Key Concepts & Drill Strategies

In terms of player roles, “D0″ means the on-ball defender. Because there is no crease in play with this set-up, we must slide adjacent. Here we can practice our adjacent slide schemes versus a perimeter four-man set up.

D1 is the hot man and must be ready to slide cross crease. D2 is ready to be the second slide, or our fill. D3 could also be ready to be the third slide. If your unit does a good job on the on-ball defender and forces the attacker to the outside or inside roll and doesn’t beat you top side, then D1 comes cross crease. If the offense makes the open pass to the opposite open attacker, D2 comes down the backside with the second slide and then D3 arrives with the third slide across. Meanwhile, our recovery man (the former on-ball defender) comes back and finds the open man, which in this case is the middie up top.

Goals: You can get a ton of reps with this drill. All players should rotate through the positions as well (from D0 to D3). This way, defenders must recognize their new roles and make the proper adjustments.

4 v 4 Top Down Slide Schemes

This particular slide scheme simulates when the second slide comes from the top down. The drill demonstrates when there are three middies up top offensively, a set-up teams are using more frequently in recent years. There’s also one crease player and likely two players behind the goal with this formation.

In this simulation, the dodge is coming from the top left middie, and “D0″ will be the on-ball defender. Also, get a line of players just off to the side and ready to step up after each rep.

Key Strategies: “D1″ is our hot player and covering the crease player in the middle. Now, we have a choice as to who’s going to be that second slide. Let’s identify “D2″ now for the second slide on the backside wing. When D1 moves up with his slide, D2 will then slide down the backside to cover the crease man and “fill down.” Now the offense won’t have an open crease player because we slid properly and have it covered. Then it all comes down to how quickly the offense can move the ball around against how quickly the defense can recover and defend against it. There is a big chance for a 2-on-1 offensive break, so communication is key for the defense.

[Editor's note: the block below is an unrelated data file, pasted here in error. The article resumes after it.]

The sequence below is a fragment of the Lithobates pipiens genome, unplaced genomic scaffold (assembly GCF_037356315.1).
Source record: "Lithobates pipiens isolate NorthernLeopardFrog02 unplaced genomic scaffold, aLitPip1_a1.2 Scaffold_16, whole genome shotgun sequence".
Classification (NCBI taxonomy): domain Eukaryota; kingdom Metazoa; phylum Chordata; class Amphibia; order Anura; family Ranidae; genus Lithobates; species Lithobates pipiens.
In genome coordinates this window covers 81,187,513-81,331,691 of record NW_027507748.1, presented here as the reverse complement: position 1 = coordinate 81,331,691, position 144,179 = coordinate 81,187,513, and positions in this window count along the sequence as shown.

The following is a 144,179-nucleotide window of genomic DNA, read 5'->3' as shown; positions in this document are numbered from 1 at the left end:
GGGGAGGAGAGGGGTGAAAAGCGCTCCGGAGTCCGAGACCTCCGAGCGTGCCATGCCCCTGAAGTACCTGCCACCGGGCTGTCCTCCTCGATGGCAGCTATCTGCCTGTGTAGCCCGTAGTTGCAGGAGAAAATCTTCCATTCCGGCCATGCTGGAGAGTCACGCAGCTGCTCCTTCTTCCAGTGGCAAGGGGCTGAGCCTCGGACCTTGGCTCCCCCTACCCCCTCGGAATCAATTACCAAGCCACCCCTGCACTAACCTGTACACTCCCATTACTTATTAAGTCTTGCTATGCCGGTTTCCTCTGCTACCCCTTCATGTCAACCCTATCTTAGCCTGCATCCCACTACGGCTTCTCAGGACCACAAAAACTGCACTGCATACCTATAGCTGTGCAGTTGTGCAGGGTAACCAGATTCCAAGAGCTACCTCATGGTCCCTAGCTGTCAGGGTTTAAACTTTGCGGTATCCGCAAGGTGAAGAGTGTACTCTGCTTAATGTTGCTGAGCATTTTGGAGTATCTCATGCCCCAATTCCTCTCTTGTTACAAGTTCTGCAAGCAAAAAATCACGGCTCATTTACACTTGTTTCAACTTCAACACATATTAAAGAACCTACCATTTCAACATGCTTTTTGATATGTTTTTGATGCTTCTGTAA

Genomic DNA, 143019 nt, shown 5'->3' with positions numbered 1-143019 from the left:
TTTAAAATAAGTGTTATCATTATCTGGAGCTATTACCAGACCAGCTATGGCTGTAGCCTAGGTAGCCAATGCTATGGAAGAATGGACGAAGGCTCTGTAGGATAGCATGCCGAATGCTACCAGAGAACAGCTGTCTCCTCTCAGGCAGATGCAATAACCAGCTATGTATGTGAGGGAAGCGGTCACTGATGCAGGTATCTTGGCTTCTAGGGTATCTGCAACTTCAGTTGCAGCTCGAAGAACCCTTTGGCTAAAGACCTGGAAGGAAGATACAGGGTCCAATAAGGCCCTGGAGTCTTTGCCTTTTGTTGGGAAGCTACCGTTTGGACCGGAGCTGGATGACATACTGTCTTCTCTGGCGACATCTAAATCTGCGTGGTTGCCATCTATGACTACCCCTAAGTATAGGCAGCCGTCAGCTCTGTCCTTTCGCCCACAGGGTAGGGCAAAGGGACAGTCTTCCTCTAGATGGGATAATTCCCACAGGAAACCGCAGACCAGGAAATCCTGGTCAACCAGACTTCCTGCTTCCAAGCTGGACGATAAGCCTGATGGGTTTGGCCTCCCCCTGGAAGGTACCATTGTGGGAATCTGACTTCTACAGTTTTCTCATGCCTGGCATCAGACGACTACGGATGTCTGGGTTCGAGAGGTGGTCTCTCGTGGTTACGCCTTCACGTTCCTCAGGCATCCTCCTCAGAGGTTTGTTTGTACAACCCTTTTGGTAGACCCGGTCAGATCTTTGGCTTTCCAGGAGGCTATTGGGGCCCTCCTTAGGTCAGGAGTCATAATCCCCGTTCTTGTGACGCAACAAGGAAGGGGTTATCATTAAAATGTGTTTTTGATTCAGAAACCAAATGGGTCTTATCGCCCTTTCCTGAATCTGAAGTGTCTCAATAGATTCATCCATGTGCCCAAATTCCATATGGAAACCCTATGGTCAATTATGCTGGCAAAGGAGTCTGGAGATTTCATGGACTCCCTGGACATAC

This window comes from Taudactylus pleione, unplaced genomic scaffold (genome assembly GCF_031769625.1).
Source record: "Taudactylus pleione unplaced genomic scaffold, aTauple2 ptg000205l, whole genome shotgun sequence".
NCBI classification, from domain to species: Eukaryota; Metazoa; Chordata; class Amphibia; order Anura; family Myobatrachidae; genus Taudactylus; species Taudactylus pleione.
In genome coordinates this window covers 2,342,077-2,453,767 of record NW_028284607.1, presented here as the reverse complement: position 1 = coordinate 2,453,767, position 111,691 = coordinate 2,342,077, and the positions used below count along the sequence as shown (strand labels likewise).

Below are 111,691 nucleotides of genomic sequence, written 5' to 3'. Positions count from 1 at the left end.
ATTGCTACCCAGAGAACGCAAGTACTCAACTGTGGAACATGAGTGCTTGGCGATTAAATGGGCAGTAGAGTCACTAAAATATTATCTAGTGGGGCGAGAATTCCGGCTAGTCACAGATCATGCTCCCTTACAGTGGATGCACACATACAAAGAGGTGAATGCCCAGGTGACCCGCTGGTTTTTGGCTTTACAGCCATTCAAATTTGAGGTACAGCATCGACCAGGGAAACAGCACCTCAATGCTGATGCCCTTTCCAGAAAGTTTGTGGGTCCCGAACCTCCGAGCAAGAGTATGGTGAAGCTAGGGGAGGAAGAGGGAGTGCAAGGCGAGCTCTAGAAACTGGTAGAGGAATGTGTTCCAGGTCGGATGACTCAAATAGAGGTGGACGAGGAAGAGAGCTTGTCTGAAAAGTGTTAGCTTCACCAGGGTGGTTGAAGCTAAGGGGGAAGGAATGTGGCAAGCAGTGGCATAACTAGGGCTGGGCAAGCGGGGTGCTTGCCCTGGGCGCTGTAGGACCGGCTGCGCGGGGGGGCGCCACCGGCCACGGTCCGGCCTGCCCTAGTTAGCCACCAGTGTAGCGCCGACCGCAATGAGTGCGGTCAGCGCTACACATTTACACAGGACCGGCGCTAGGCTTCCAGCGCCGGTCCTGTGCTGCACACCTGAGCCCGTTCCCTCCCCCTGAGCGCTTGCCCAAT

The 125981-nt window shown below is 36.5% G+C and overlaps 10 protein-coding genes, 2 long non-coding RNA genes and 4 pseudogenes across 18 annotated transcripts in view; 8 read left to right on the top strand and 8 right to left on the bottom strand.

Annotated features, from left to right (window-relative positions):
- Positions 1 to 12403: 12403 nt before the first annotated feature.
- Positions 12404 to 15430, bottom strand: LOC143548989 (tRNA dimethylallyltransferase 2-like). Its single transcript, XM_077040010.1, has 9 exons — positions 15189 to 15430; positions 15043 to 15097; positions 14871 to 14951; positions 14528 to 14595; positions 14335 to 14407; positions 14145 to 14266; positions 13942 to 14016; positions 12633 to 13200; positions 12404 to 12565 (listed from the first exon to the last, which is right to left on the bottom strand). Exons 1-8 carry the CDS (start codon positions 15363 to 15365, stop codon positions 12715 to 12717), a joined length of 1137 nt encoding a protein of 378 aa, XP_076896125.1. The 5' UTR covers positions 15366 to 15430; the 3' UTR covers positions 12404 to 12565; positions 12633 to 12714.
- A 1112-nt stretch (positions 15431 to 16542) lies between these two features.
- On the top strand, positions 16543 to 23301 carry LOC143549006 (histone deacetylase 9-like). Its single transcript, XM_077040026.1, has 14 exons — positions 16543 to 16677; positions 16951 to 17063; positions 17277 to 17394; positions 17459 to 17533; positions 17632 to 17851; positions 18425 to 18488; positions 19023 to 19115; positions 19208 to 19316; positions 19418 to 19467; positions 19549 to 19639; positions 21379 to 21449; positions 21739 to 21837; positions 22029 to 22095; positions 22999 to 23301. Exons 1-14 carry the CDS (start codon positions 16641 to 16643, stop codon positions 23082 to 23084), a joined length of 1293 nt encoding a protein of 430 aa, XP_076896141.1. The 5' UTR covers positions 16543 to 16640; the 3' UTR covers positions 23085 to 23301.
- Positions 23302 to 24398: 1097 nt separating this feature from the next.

Goals: You can have them go at 100 percent and smash each other OR go at 75 percent and have the dodger dodge and force the defense to slide, and then the dodger resets and goes again. Make this simulation realistic where the defense must slide, recover, and then slide again quickly.

 

The previous clips can be seen on Championship Productions’ DVD “How to Create a Strong Team Defense” with Lars Tiffany. To check out more defensive-oriented videos, head over to our lacrosse library




Improving On-Ball Defense: The Retreat Drill

By adam.warner - Last updated: Tuesday, March 6, 2012

Expanding on techniques executed in the Address Drill, Johns Hopkins coach Dave Pietramala demonstrates the highly effective Retreat Drill. This particular drill teaches defenders how to handle that initial move by an offensive player and ways to eliminate flat feet.

Follow along as Coach Pietramala reveals how to implement the proper techniques, movements and strategies involved. The drill is a must for lacrosse teams at every level. It’s also an effective defensive tool used by Johns Hopkins on a frequent basis.

Drill Breakdown